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Immigration Roundup

And we are back.... It has been a while since my last post on Immigration news. A lot has happened since then, in particular the New Policy Institute has released a new report on the effects of immigration and what the passage of comprehensive immigration reform legislation could have on the economy.

It can be read in its entirety here, and there is a pretty awesome appendices which visualizes the report here, finally if you have not read Dr. Shapiro's blog post The Economics of Immigration are Not What You Think, shame on you, it is quite good and raises excellent questions about the way that the economics of immigration are currently being discussed.

Lets now turn our focus to immigration news.

There are excellent stories in both The New York Times and the Washington Post which highlight some of the more recent developments regarding immigration reform and border security.

The New York Times story focuses on the repercussions of President Obama sending the National Guard to the border. The full story, Immigration Overhaul Activists Question Troops can be read here. I have pulled some excerpts below.

On why the White House decided to deploy the troops:

The White House says it is sending the troops solely to combat drug smuggling, a problem highlighted by the recent killing of an Arizona rancher. But any move toward border security invariably raises passions in the immigration debate, and on Wednesday advocates for overhauling the system were questioning the president’s intentions.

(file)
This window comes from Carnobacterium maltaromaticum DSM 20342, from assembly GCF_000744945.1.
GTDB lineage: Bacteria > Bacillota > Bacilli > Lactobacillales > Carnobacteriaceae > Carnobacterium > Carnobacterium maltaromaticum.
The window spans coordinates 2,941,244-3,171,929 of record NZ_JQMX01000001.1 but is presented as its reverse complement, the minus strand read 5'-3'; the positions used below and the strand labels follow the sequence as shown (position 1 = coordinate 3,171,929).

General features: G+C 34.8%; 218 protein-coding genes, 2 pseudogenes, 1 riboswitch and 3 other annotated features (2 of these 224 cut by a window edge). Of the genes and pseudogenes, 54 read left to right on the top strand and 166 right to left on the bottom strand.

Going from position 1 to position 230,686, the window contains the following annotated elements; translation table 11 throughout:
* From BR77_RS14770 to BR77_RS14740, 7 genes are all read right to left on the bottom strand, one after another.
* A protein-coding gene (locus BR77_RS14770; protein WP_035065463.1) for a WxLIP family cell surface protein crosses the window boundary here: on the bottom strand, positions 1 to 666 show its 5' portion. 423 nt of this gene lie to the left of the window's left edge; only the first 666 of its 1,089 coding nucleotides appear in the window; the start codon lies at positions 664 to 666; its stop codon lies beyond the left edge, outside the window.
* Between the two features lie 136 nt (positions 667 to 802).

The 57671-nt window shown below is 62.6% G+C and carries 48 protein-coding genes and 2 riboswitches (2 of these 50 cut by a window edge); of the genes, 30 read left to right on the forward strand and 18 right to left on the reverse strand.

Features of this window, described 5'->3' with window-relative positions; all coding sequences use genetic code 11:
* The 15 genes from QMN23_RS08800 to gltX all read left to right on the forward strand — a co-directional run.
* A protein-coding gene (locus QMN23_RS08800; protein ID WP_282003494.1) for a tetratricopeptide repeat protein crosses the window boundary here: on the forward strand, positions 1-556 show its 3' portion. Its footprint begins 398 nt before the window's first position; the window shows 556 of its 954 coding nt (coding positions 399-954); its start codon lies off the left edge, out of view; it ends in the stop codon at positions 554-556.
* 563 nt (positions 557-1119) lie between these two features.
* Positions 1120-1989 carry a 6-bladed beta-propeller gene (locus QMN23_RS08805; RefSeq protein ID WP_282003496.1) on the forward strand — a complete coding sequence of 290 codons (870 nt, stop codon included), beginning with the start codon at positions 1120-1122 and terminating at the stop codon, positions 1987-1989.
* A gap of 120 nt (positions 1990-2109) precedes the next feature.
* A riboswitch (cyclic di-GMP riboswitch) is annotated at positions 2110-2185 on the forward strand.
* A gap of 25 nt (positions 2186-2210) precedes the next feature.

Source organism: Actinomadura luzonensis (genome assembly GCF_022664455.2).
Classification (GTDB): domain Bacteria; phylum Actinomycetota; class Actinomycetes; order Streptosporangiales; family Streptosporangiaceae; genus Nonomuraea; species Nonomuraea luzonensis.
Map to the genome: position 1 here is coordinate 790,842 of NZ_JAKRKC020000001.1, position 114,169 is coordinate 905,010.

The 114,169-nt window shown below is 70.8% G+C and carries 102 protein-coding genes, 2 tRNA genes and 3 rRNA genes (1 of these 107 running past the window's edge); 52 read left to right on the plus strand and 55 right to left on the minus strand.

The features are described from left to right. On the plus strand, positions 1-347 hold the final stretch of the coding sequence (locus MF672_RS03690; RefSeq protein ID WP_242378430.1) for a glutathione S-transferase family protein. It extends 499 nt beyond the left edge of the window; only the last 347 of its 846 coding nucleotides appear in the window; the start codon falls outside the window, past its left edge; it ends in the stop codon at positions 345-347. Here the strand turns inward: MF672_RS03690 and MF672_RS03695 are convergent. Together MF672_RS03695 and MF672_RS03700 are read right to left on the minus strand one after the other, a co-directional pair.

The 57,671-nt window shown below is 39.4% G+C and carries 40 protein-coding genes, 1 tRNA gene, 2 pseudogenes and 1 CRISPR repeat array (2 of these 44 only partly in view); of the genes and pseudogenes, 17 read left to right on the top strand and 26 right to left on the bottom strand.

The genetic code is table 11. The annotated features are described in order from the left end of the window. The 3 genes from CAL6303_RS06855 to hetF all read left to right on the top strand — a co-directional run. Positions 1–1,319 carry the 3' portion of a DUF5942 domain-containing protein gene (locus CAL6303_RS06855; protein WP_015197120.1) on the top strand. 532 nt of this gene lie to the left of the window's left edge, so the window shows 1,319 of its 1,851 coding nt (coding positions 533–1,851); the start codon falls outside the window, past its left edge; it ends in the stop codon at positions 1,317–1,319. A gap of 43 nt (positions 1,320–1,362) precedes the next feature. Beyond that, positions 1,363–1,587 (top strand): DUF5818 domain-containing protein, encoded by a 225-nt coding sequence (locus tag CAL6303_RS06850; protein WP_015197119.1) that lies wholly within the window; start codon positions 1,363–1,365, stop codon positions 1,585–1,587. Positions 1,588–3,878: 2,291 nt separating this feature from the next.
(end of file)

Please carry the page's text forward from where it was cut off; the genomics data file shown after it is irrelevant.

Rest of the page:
They said that in focusing first on border security, Mr. Obama might be giving up his best leverage for winning approval of broader but more politically contentious steps to address the status of the millions of immigrants already in the United States illegally, and the needs of employers who rely on their labor.

The article also highlights the frustration of activists in reconciling the Presidents statements and actions:

“I’m trying to reconcile the stated belief of this president when he was a candidate, what he has said publicly — as recently as a naturalization ceremony last month — and what his actions are,” said Angela Kelley, vice president for immigration policy at the Center for American Progress, a left-leaning organization that is a close ally of the Obama administration. “I think there’s a big gap there."

Finally the story showed how the President's actions and the recently passed SB1070 have affected the state of play in passing comprehensive immigration reform:

The Arizona bill put immigration squarely back on the Congressional agenda, but Mr. Obama has been having trouble persuading Republicans to sign on. During a Cinco de Mayo celebration in the Rose Garden last month, Mr. Obama told an audience of Hispanic leaders that he was determined to pass legislation, but that he could not do so without Republican support.